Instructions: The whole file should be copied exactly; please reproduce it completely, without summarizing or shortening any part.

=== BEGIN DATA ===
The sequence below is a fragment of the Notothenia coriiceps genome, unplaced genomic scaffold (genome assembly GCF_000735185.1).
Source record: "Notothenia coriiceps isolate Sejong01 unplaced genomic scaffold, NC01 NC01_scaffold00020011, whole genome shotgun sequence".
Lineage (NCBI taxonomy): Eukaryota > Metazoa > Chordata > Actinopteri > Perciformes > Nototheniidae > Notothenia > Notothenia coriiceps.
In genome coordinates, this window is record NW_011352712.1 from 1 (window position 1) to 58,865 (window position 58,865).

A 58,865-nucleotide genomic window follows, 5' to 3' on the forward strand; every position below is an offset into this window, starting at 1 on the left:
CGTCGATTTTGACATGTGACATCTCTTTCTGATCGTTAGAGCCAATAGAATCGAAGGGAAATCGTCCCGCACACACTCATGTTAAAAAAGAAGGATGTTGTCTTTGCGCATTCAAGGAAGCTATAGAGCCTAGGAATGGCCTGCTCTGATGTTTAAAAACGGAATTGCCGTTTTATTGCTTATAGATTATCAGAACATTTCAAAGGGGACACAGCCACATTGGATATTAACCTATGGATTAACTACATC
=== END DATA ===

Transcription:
The sequence below is a fragment of the Notothenia coriiceps genome, unplaced genomic scaffold (genome assembly GCF_000735185.1).
Source record: "Notothenia coriiceps isolate Sejong01 unplaced genomic scaffold, NC01 NC01_scaffold00020011, whole genome shotgun sequence".
Lineage (NCBI taxonomy): Eukaryota > Metazoa > Chordata > Actinopteri > Perciformes > Nototheniidae > Notothenia > Notothenia coriiceps.
In genome coordinates, this window is record NW_011352712.1 from 1 (window position 1) to 58,865 (window position 58,865).

A 58,865-nucleotide genomic window follows, 5' to 3' on the forward strand; every position below is an offset into this window, starting at 1 on the left:
CGTCGATTTTGACATGTGACATCTCTTTCTGATCGTTAGAGCCAATAGAATCGAAGGGAAATCGTCCCGCACACACTCATGTTAAAAAAGAAGGATGTTGTCTTTGCGCATTCAAGGAAGCTATAGAGCCTAGGAATGGCCTGCTCTGATGTTTAAAAACGGAATTGCCGTTTTATTGCTTATAGATTATCAGAACATTTCAAAGGGGACACAGCCACATTGGATATTAACCTATGGATTAACTACATC